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Environmental fate & pathways

Phototransformation in air

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Description of key information

VDF undergoes reactions with hydroxyl radicals in the atmosphere, the calculated rate constant with is 2.27E-12 cm3/molecule.sec.

Key value for chemical safety assessment

Additional information

In the atmosphere, VDF is considered to be degraded mainly by reaction with OH-radicals in the troposphere. Atmospheric degradation rate constants ranged from 2.0 to 2.5E-12 cm3/mol. s. The calculated rate constant with AOPWINv1.92a (U.S. EPA, 2008) is 2.27E-12 cm3/molecule. ses, the half life of VDF, based on a 12-hr day with an OH radical concentration of 1.5E6 OH/cm3, is 4.7 days (see Annexes 2 and 3 for the QMRF and QPRF).

The degradation of VDF in the lower atmosphere will be initiated mainly by reaction with naturally occurring hydroxyl radicals. The rate constant (kOH) for this process was determined by Howard (1976) at low pressures, in the "fall-off" region (0.001 - 0.01 atm). Extrapolating Howard’s values to atmospheric pressure gives kOH = 2.4E–12 cm3/molecule.sec at 296 K. Krejci (1995) found a similar value, kOH = 2.5E–12 cm3/molecule.sec, at the same temperature.Baasandorj et al. (2010) measured a rate constant at room temperature (296 K) of 2.79 E-12 cm3/molecule.sec.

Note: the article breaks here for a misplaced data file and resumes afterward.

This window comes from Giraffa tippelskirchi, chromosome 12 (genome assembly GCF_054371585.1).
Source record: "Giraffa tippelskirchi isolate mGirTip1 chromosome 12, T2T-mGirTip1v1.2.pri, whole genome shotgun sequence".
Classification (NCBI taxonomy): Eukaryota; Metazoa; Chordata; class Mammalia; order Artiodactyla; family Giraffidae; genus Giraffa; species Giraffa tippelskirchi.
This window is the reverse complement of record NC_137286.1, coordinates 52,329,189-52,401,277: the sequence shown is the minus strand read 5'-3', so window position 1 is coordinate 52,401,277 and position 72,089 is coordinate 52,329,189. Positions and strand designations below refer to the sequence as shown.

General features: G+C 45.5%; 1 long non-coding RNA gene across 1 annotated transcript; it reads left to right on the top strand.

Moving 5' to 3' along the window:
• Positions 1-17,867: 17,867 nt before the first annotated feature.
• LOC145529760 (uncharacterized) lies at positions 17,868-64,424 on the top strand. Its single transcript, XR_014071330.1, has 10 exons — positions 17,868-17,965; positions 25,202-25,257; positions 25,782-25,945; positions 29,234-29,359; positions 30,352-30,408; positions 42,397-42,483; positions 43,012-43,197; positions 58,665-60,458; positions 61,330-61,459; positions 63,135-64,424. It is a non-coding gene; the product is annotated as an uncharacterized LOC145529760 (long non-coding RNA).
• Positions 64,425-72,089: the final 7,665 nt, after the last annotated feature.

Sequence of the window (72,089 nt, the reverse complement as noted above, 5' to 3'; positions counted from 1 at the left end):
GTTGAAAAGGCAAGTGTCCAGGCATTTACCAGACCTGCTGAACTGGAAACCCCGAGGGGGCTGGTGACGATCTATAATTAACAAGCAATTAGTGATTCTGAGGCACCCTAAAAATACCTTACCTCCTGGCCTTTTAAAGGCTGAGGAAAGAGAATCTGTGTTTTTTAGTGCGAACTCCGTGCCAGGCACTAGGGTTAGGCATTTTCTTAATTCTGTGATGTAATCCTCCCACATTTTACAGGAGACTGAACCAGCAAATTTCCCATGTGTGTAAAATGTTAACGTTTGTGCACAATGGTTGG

Assuming a mean tropospheric OH concentration of 1E06 molecules/cm3, the half-life of VDF is calculated to be approximately 3.3 days. However, this is a global annual average value and, for such a short-lived species as VDF, the actual atmospheric persistence will vary greatly (with latitude and season of year, even time of day), mainly on account of variations in the local OH concentration.

Becker et al (1974) determined the rate constant for reaction of VDF with ozone to be 8E–20 cm3/molecules at ambient temperature. Assuming the mean tropospheric O3 concentration to be 7.5E11 molecules/cm3, the half-life of VDF with respect to reaction with O3 is 134 days. This reaction will therefore make a negligible contribution to the atmospheric degradation of VDF.

The ultraviolet absorption of VDF falls off abruptly above 190 nm (Bélanger and Sandorfy, 1971; Sirkin and Pimentel, 1984) so that photolysis at wavelengths reaching the troposphere (> 290 nm) is not significant.

Carbonyl fluoride (COF2) and formaldehyde (HCHO) are predicted to be degradation products, irrespective of the regioselectivity of the addition of OH radicals to VDF (ECETOC, 2005). Formaldehyde occurs naturally in the atmosphere and its fate is not discussed further. Carbonyl fluoride will not be photolysed or undergo chemical reaction in the gas phase of the atmosphere, but will be removed by uptake into cloud droplets and subsequent hydrolysis to CO2 and HF, within a few weeks (Cox et al, 1995).